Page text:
Demo animations showing the main features of Chrono.
Demonstration of an Autonomous Research Testbed (ART) for testing and understanding autonomy algorithms in simulation and reality.
In this simulation, a Moon VIPER rover moves over granular material terrain with a V-shape blade that is set close to the ground as it cuts through the material.
In this simulation, a Moon VIPER rover moves over granular terrain with a lifted V-shaped blade as it cuts through the granular material.
This simulation showcases a bulldozing simulation of Moon VIPER rovers on crater with straight blades as they shovel fine granular material under Moon gravity.
This simulation showcases three VIPER rovers installed with straight blades where they bulldoze fine granular material under Earth gravity.
Simulation of a complex masonry structure. The model has been created using a 3D CAD, then it has been converted to a proprietary format that has been load into Chrono.
Demonstration of advanced features for the stochastic generation of particle flows in Chrono. The C++ API provides an extensive set of classes for defining granular matters with different shapes, properties, sizes and mixtures, according to complex user-defined probability distributions.
Simulation of a six-legged crawling robot. The model of the robot has been developed in the 3D CAD sofware SolidWorks, then exported to a .py file using the Chrono::SolidWorks add-in, and finally simulated using the Python version of Chrono, that is Chrono::PyEngine
Simulation of a CES Corona Electrostatic Separator. This is part of a device for waste processing (it separates plastic particles from metal particles using high-potential electric fields). Particles are created from statistical distributions of size, density, shape, etc. The Chrono::Engine simulation is rendered with POVray.
Tower composed of boxes collapses due to buckling while a continuous flow of particles flows onto the collapsed tower. Simulated on an NVIDIA GPU using CUDA. with over 600k rigid bodies.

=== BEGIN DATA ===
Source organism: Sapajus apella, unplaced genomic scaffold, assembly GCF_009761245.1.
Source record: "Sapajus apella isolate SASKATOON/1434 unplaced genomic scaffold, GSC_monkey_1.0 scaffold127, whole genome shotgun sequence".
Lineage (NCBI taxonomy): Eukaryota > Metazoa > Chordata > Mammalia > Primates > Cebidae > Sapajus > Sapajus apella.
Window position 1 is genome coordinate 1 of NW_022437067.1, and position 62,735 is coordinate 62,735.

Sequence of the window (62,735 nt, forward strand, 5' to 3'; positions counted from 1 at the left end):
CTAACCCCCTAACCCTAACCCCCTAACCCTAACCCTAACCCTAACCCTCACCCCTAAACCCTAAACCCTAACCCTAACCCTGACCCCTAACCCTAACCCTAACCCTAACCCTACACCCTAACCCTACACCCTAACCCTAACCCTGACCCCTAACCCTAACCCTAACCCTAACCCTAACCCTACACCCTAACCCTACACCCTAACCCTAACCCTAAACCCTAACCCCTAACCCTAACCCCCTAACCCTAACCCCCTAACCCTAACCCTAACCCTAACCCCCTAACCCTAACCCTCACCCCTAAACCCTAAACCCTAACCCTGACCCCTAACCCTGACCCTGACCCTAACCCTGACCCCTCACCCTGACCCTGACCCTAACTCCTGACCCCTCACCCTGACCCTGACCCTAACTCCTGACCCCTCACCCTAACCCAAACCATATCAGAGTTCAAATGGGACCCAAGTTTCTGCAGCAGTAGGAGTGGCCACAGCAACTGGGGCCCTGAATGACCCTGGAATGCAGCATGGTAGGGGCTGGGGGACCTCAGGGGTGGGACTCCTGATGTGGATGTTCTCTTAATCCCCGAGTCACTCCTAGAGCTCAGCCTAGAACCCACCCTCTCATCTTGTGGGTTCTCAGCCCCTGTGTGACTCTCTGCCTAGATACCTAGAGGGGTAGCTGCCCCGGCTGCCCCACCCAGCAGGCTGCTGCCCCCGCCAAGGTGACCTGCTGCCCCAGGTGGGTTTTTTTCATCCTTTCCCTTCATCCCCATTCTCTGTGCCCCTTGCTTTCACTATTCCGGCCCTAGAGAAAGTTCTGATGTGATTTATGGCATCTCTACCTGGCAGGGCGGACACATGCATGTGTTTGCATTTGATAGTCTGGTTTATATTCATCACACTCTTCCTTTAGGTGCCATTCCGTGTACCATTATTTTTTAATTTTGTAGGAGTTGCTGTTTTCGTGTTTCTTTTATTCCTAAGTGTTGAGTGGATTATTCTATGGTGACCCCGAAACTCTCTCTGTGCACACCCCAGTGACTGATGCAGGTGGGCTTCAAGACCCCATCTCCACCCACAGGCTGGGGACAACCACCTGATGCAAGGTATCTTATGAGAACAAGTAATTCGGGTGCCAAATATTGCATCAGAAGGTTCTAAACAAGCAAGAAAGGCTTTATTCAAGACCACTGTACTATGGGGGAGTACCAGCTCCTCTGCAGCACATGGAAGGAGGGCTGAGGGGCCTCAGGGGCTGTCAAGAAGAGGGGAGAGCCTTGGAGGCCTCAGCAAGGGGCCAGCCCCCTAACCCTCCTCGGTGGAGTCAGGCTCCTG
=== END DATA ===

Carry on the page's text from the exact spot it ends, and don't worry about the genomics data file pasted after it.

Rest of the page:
Simulation of a `Swiss lever escapement`. Constraints, shapes and collision surfaces have been created using SolidWorks. The Chrono::Engine SolidWorks Add-In tool has been used to export the model to a python file. The model has been imported by a C++ program for the simulation; this is a recording of a real-time visualization, using the Irrlicht unit.
Granular flow test: simulation of an hopper filled with 50,000 spheres. Note that the container is not 2D, because its width is 5d (where d is the diameter of the spheres). The simulation has been computed using the Chrono::Engine library for mechanical simulations, and it has been rendered with POV-ray.
Test: real-time simulation of a conveyor belt. This is a screen recording of the interface of a small program based on the C++ Chrono::Engine physics library. The purpose is to test a new C++ class for simulating conveyor belts, that I recently implemented in Chrono::Engine. Debris is continuosly created by instancing rigid bodies with various shapes. The conveyor belt is invisible, only two fences are drawn. In this simple executable, the user can interact with two sliders in the graphical user interface in order to see the effect of belt speed and flow (particles/second).
Simulation of a robot with 6 legs, 12 motors, 37 parts. This is a benchmark for the simulation software Chrono::Engine. Rendering with Realsoft3D.
Real time inverse kinematics of an ABB IRB 7600 robot using the Chrono::Engine physics simulation library. The robot model is imported in Chrono::Engine using the `CASCADE unit`, that is a module of Chrono::Engine that leverages on the OpenCASCADE library for reading the STEP file format.
Simulation of a conveyor belt, using Chrono::Engine. Particles have various valuesof sliding and rolling friction. The Chrono::Engine SolidWorks Add-In tool has been used to export the model from SolidWorks, where the user added constraints and collision shapes; whereas the particles have been added later by using a Python script, in PyChrono::Engine.
Simulation of a shaker, filled with 1000 spheres, which vibrates thank to an articulated mechanism. This is a part of a longer analysis which has been used to study a phenomenon called vibration-induced size-segregation.
Simulation of the refueling process of a PBR reactor, using Chrono::Engine (test). There are about 150,000 pebbles in the simulation, each with an average of 6 contacts, thus leading to the solution of variational inequalities with almost 4 millions of unknowns at each time step.